Patronus AI conducted research testing leading AI models for copyright infringement using copyrighted books. The results for OpenAI’s GPT-4 produced the highest amount of copyrighted content, responding to 44% of prompts with copyrighted text. Other models also generated copyrighted content, with varying frequencies.  OpenAI has defended its use of copyrighted works, stating that it’s impossible to train top AI models without such materials arguing that limiting training data to public domain works from over a century ago would not meet the needs of modern AI systems. 

The issues revolve around fair use versus infringement, with companies like OpenAI arguing that training models on copyrighted data constitutes fair use, while copyright holders advocate for compensation, consent, and attribution.   This is likely to impact the market with one outcome seeing AI offerings paying license fees to rights holders or even opting to use pure synthetic data as an reach around. 

Seeing this weeks forward guidance from Adobe on quarterly revenues is an indicator of the legal headwinds and market complexities all these companies will be facing in the coming months. In Adobe’s case their product is crap (imho) These facts further inform my take that the earliest we will see meaningful impact to earnings will be north of Q1 2025.  Sans the chip sector and data centers that deals in the currency AI needs.

Getting the attribution balance right

Provenance and Originality: Attribution in latent spaces could help trace the evolution and lineage of creative works that have been generated or modified using AI. Suppose an image was generated from an initial latent code that was then iteratively modified. Attribution techniques could identify the contribution of each step, potentially aiding in determining ownership and rights over the final work. 

All that said deeply auditable latent space is not a thing right now. Extracting reliable stylistic fingerprints or interpreting latent space watermarks is complex and frankly its an active area of research not at a go to market place and all of it depending on watermarking, style fingerprint and metadata tracking being systematically implemented across models.  Read that paragraph twice and think about the likely hood of it being realized and enforced in the current market conditions It make ones head explode.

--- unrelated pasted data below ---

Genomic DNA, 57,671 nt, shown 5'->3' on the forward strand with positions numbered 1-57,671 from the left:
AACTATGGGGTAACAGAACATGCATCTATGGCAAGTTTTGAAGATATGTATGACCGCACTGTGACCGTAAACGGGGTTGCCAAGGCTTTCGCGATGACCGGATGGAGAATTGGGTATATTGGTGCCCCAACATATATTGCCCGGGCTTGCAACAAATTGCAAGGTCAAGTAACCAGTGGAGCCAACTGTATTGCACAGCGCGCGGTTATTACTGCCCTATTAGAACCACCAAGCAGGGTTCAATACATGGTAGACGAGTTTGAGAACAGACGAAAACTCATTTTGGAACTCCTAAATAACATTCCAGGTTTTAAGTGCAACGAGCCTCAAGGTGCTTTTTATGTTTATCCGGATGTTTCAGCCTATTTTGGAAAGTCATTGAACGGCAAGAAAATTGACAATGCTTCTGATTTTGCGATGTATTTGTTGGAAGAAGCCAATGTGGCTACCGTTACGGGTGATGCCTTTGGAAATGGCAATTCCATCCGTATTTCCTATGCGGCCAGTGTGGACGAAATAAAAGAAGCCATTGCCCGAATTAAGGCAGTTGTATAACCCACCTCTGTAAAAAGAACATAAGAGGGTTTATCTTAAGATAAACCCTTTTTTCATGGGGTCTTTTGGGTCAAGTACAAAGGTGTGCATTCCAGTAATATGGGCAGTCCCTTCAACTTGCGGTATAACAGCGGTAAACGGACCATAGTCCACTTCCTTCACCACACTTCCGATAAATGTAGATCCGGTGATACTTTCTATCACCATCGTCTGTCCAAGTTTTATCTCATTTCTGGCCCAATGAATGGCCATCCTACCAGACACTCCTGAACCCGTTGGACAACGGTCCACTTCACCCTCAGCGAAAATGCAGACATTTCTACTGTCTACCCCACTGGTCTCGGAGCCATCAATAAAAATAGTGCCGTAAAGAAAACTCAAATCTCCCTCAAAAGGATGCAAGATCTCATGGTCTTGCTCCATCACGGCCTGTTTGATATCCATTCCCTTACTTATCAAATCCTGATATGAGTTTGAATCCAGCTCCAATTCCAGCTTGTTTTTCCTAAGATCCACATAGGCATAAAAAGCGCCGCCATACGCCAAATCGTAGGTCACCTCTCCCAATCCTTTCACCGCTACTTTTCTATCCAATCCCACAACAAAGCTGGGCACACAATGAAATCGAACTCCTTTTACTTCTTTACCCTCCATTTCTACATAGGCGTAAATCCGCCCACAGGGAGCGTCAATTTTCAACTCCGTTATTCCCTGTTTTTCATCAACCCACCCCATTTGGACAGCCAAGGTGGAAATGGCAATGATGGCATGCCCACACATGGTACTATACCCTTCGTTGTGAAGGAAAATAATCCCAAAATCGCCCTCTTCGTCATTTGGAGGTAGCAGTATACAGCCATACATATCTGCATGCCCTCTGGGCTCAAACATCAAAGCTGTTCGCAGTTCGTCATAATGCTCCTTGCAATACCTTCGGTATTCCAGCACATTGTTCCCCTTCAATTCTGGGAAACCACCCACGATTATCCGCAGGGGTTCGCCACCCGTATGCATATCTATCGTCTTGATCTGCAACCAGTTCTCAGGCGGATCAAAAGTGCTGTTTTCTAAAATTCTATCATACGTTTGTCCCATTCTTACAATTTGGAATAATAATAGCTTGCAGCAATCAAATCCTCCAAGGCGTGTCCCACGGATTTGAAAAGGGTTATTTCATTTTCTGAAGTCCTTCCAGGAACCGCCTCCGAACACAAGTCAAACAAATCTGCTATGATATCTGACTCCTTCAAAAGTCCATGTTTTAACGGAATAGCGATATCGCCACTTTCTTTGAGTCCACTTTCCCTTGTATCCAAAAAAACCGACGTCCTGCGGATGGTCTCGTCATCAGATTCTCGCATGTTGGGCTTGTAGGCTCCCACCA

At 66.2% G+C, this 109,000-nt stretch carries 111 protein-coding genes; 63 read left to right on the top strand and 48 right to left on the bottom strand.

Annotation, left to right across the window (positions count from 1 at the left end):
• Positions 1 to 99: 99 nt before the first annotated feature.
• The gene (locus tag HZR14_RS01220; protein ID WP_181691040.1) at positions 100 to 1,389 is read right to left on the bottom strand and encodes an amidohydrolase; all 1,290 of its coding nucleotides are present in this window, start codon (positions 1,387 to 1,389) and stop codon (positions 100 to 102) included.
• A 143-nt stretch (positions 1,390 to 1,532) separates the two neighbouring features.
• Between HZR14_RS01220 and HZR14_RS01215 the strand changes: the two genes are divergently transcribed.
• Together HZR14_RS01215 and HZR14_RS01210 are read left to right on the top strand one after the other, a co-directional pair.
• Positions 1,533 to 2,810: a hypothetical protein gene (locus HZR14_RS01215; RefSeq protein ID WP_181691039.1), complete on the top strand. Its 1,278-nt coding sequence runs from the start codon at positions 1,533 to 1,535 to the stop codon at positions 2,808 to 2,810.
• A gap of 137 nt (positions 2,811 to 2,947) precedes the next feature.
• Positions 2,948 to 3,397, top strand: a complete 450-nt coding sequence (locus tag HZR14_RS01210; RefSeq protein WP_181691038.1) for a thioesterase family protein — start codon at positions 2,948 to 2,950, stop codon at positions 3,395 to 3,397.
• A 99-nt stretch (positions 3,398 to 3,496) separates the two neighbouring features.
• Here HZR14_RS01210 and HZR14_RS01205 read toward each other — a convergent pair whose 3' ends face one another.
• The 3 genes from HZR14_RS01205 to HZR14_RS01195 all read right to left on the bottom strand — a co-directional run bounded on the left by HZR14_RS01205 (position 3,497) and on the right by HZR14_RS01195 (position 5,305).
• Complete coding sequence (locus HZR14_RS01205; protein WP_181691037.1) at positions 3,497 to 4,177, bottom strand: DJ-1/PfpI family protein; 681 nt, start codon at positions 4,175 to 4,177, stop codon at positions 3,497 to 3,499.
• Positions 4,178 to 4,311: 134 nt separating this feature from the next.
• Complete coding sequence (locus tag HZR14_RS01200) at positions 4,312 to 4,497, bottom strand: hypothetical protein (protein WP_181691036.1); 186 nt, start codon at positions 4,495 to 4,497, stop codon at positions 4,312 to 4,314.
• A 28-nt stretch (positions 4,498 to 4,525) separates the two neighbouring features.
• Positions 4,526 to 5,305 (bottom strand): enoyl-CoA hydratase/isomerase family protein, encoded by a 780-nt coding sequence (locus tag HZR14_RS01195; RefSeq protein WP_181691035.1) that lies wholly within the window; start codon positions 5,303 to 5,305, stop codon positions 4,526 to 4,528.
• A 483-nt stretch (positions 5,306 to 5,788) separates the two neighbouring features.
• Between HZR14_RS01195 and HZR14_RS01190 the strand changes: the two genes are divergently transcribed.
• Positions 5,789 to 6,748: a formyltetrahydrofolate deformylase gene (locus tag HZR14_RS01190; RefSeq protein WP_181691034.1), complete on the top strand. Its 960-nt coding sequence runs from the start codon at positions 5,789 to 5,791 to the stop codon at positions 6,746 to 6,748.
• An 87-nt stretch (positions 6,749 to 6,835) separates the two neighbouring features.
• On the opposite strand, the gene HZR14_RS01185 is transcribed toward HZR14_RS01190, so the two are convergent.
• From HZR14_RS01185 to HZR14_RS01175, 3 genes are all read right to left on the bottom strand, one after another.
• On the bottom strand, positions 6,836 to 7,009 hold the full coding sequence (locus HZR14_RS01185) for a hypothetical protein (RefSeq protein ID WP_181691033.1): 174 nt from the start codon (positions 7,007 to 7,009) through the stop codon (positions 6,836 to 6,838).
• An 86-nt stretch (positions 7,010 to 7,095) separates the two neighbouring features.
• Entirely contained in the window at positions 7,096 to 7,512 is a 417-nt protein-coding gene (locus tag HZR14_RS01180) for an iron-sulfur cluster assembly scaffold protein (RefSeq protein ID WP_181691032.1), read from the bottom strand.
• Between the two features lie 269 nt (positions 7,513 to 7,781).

Transformative Use: Understanding which elements within latent space are needed to establish a work’s identity is relevant to copyright’s “fair use” doctrine. AI modification of existing works might be considered transformative if it significantly alters the meaning or message expressed within the latent representation. All those Richard Prince court cases on process and new derivative works come to mind here…

Attribution to Compensation 

Attribution could help define the boundaries of what constitutes a significant change. Derivative Works: If a latent code is considered substantially derived from a copyrighted work, using that latent code to generate new outputs intersects with the IP of the copyright holders rights. 

Attribution can help determine the extent of similarity between latent representations and their potential sources.  Attribution adds technical proof to a copyright claim.

IP experts have differing views on how copyright law should apply to latent representations as the cases being argued in courts articulate. Copyright law hasn’t caught up with the complexities of AI-generated content,  making it difficult to apply traditional concepts like authorship and originality to works derived from latent spaces. Plus the high-dimensionality of latent spaces presents technical challenges for attribution, and there’s no clear agreement on who holds copyright for latent representations or the role of AI models in generating them.

We are here. 



MED Vol.30, No.75

Automakers Are Sharing Consumers’ Driving Behavior With Insurance Companies  (NYT) LexisNexis, which generates consumer risk profiles for the insurers, knew about every trip G.M. drivers had taken in their cars, including when they sped, braked too hard or accelerated rapidly.  Chicco v. General Motors LLC (9:24-cv-80281)

If you “buy” a digital movie on Amazon, but Amazon removes the movie from its library when Amazon’s license expires, did you really buy it? (x)

Just because your favorite singer is dead doesn’t mean you can’t see them ‘live’ (NPR). Pepper’s Ghost.

Viola the Bird   (Google Arts..) and if you are not cooking up your creative side at their AI Test Kitchen you should be

UN AI advisory feedback RFC  ( 15 days left.

The Rough Years That Turned Gen Z Into America’s Most Disillusioned Voters (WSJ)

Concord Music Group, Inc. v. X Corp (court listener)